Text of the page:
Peel Youth Health Hub: Lotto millions to help local youth at risk

At-risk young people in the region are the winners with a $1.87 million grant from Lotterywest for a new youth health hub.

The funding comes on top of commitments from federal, state and local governments and will mean construction of the state-of-the-art health facility will begin in November, with completion slated for early 2019.

The Peel Youth Medical Service (PYMS) and GP down south unveiled plans for the Australian-first youth health service in April, 2016, as a response to community concerns about youth suicide and drug abuse in Mandurah and the Peel region.

The health hub would be the first of its kind in the nation, and provide a one-stop shop for young people seeking medical and mental health treatment.

Local members of parliament David Templeman and Robyn Clarke delivered the funding on Friday to GP down south’s Amanda Poller and Eleanor Britton at the site of the health hub on Allnutt Street, near the Mandurah Train Station.

Mr Templeman said the project was an example of all tiers of government working together to help the community.

Kick starter: Murray-Wellington MP Robyn Clarke presents GP down south with Lotterywest funding for their youth health hub. Photo: Nathan Hondros.

Kick starter: Murray-Wellington MP Robyn Clarke presents GP down south with Lotterywest funding for their youth health hub. Photo: Nathan Hondros.

“That means we’re going to have a collaborative building that will deal with whole range of youth health service delivery, all under the one roof,” he said.

“We already know in this region how important it is given the tragic statistics we’ve had in the last couple of years in regards to young people self-harming and taking their own lives.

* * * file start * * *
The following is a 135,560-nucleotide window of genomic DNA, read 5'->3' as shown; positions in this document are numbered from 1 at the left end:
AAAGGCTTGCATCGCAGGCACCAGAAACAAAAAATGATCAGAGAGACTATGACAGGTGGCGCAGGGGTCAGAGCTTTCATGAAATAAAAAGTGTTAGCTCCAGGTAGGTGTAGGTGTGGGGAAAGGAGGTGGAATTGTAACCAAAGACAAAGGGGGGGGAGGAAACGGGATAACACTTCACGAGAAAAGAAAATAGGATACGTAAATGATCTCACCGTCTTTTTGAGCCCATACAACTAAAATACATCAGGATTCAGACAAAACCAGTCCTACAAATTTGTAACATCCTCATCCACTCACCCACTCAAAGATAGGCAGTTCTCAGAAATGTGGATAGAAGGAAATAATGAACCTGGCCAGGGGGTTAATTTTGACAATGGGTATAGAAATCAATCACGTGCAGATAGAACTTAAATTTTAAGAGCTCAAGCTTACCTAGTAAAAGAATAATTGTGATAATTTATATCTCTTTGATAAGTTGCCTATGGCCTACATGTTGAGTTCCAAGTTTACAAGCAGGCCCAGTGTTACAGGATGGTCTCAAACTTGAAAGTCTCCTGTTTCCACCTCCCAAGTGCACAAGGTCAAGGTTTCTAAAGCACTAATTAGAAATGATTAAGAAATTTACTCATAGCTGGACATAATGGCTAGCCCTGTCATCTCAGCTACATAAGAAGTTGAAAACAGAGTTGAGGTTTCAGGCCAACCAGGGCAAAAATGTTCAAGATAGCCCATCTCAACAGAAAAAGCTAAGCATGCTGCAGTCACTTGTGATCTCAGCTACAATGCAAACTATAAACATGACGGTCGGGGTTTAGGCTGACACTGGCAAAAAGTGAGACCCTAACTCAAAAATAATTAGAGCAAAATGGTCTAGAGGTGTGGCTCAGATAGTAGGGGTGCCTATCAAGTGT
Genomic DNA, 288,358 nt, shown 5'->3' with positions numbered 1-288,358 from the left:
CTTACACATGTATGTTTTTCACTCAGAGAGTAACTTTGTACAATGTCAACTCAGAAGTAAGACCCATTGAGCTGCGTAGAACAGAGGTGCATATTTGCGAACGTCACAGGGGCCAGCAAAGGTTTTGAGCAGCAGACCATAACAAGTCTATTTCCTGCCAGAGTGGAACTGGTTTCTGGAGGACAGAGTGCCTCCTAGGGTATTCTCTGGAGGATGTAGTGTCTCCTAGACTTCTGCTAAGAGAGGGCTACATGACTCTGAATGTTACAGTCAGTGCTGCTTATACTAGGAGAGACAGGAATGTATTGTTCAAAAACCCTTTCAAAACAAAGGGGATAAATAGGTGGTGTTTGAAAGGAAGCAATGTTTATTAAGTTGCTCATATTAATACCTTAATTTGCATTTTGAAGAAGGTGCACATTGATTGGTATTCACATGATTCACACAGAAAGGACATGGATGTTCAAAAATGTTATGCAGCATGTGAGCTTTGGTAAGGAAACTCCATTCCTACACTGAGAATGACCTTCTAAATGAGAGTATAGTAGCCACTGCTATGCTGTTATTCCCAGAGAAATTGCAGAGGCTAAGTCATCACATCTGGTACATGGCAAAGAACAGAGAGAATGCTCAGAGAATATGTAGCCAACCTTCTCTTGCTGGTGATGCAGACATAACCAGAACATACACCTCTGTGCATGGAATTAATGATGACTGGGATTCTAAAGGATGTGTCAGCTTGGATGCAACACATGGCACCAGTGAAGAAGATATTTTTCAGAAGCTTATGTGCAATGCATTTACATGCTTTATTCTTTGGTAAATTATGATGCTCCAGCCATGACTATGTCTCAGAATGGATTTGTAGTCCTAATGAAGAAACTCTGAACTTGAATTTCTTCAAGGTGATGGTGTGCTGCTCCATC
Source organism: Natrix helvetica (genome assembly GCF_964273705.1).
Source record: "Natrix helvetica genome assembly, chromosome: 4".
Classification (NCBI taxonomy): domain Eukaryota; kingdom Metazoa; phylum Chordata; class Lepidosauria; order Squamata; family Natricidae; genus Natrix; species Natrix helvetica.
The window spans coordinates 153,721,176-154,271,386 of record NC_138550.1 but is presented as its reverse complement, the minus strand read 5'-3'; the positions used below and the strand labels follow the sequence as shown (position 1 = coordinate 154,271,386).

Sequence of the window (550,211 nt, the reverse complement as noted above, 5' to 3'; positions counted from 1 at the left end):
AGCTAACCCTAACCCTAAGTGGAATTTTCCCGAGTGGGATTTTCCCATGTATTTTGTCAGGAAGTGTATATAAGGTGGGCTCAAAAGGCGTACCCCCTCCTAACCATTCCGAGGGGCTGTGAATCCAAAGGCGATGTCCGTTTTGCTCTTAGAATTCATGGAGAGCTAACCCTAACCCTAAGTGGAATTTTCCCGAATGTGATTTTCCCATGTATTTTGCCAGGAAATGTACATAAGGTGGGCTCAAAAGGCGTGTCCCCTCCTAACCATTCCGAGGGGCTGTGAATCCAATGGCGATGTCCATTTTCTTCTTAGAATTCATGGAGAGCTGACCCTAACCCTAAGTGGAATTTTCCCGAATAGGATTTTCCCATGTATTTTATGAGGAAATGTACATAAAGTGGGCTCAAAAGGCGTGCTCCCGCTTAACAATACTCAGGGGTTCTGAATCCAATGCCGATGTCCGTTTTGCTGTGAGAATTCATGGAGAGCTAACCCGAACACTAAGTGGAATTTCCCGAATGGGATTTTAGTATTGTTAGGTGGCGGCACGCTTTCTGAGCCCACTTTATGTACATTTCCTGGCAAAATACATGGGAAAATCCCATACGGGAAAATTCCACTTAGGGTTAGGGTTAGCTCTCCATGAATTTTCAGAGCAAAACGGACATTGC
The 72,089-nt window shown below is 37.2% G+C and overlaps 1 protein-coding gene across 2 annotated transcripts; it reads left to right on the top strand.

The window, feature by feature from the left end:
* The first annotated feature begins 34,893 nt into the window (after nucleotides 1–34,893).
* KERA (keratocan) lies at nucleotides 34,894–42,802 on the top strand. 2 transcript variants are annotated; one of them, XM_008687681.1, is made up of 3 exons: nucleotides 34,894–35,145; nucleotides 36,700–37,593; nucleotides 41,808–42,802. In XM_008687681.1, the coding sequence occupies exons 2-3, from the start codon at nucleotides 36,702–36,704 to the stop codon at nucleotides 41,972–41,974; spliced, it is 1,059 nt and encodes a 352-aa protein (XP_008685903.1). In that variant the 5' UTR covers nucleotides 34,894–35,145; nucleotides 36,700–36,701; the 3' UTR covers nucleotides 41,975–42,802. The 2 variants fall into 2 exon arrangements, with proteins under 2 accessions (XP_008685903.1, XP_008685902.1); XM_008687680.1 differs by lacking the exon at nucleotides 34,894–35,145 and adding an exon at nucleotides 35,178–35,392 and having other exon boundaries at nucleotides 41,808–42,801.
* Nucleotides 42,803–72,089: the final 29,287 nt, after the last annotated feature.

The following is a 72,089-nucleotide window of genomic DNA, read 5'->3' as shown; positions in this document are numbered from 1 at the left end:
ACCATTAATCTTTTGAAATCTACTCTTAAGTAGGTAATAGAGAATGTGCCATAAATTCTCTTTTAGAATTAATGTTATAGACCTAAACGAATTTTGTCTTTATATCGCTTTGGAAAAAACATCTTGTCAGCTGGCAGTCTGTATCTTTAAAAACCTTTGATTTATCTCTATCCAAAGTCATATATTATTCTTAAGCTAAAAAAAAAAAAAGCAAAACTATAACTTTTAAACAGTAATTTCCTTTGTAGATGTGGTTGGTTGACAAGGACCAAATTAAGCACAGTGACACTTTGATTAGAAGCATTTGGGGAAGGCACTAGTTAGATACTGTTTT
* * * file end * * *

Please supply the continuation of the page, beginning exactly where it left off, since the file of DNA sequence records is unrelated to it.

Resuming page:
“This presentation today kick starts the project.”

Ms Poller said GP down south was delighted to receive the funding.

“This will provide a significant facility to address the health needs of the young people in Peel and provide that one-stop-shop facility with a whole range of important services to help address the health needs of young people and the challenges they face including mental health, drugs and alcohol and a whole range of other health and social issues,” she said.

Ms Clarke said she was aware of six young people who had died from suicide in the last fortnight.

“It’s devastating that our youth are taking their own lives and this facility we hope will at least intervene and stop this from happening,” she said.

The health hub would also home a $3 million on a new headspace facility for Mandurah, which was announced by Canning MP Andrew Hastie and federal Health Minister Greg Hunt in May.

Support is available by calling Kids Helpline on 1800 551 800, Lifeline on 131 114, or beyondblue on 1300 22 46 36.